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Has anybody installed a Innovate wideband?

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Old 01-21-10, 04:18 PM   #1
98$c300
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Default Has anybody installed a Innovate wideband?

Ok need help here guys.im putting good with electrical.but im stuck with the way they exlplain the instructions.can somebody guide me in an easier way.here a copy of the instructions.

3. LC-1 Cable connections:
3.1 Out of the LC-1 come 3 cables:
A. Interface and power cables with 6 stripped ends:
a. Red 12V supply
b. Blue Heater Ground
c. Metallic System Ground
d. Yellow Analog out 1
e. Brown Analog out 2
f. Black Calibration wire
B. Serial In connection, 2.5mm stereo (female) marked as IN
C. Serial Out connection, 2.5 mm stereo (female) marked as OUT.
4. Connect the 12V supply wire to a switched 12V source in your car. A switched 12V source
goes on as soon as the ignition on the car is on. Make sure the connection is fused with a
fuse of minimum 5A.
5. Connect the Heater Ground wire to a chassis ground. Make sure it has a good ground
connection.
6. Connect the System Ground to where you will use the analog out signals. If you use the
analog out signals as input for an ECU or datalogger, connect the system ground to the
ground of the ECU or datalogger.
7. Optionally connect the analog out signals to their intended devices.
8. Optionally connect a pushbutton switch between ground and the calibration wire.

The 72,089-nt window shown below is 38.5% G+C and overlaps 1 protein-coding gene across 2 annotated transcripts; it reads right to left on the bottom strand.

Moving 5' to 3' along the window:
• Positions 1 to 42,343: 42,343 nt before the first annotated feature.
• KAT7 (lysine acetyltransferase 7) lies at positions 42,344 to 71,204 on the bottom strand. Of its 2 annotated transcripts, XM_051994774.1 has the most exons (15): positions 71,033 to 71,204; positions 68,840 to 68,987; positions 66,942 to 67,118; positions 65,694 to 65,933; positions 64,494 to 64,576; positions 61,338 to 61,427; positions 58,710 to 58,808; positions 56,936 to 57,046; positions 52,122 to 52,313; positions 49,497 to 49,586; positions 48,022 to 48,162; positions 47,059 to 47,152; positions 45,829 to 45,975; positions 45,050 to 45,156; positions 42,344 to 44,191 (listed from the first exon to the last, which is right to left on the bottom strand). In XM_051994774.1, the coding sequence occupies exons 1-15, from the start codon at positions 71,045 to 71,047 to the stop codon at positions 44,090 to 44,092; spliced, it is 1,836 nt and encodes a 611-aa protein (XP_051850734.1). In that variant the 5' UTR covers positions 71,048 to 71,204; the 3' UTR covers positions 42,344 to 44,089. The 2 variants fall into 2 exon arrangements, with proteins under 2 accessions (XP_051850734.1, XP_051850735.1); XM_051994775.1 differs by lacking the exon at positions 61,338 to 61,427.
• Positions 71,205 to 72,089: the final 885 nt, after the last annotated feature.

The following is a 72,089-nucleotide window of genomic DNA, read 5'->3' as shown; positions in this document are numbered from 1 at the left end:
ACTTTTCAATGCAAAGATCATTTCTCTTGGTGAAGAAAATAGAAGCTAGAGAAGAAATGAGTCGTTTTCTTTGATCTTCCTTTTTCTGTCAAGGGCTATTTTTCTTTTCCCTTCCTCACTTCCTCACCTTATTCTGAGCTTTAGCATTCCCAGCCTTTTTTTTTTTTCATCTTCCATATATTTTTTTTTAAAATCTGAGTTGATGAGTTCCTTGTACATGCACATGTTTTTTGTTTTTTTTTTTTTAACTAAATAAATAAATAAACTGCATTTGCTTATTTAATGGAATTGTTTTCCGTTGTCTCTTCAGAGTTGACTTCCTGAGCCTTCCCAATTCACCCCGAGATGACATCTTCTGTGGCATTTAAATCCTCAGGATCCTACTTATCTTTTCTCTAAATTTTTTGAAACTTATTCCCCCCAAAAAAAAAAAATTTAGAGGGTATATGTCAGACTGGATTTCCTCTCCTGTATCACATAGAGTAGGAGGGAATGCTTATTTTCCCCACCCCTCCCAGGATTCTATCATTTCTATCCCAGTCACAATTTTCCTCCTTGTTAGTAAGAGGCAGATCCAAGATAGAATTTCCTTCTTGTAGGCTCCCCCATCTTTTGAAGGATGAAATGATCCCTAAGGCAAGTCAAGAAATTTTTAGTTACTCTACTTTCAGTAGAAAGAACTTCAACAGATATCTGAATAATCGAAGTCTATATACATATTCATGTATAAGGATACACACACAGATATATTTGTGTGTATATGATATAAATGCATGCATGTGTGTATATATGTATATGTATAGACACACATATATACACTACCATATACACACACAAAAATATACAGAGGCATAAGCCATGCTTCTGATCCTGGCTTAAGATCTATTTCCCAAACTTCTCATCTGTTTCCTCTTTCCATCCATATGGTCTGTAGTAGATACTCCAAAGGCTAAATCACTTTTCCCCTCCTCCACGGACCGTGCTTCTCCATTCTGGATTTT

9. Optionally connect a indication LED between the calibration wire and ground. The following
diagramm shows how to connect the pushbutton and indication LED.
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Old 01-21-10, 04:19 PM   #2
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4. First Time Use
1. Do not connect the sensor yet.
2. Switch 12V supply to the LC-1 on and wait for 10 seconds.
3. Switch the 12V supply off after 10 seconds.
4. Connect the sensor to the sensor interface connector. The sensor must be exposed to air
for the first time calibration.
5. Switch the LC-1 on and wait for 2 minutes.
If you connected a LED to the calibration button, you will at first see the LED blink slowly and
steadily. If it blinks for a fixed number of pulses, then switches off for 2 seconds and then repeats,
you have an error code. See chapter X for details.
Slow and steady blinking idicates that the sensor is warming up to its optimum operating
temperature. The warm-up period will last for about 30 seconds for a cold sensor, depending on
the sensor type used.
After the sensor is warmed up the meter automatically calibrates the sensor heater controller to
the particular sensor. During this 20-second period the LC-1 collects and calculates sensor
specific data required to quickly reach operating temperature in the future. After the first time use
the meter will use these values to regulate the sensor's temperature. During the heater calibration
the optional LED will blink fast and steady.
After that period the LC-1 will automatically perform a free air calibration. During this 2 second
period a connected LED will go off. The LC-1 will now calibrate itself by using air as a reference
gas with known oxygen content.
After the free air calibration is finished the LED should light up steady and continuously,
indicating correct operation of the LC-1.
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Old 01-21-10, 04:21 PM   #3
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5. Calibration
There are two types of calibration for the LC-1: free air calibration and sensor heater calibration.
Sensor heater calibration and first free air calibration is automatically performed the first time a
new sensor is used, while free air calibration should be executed frequently.
5.1 Free air calibration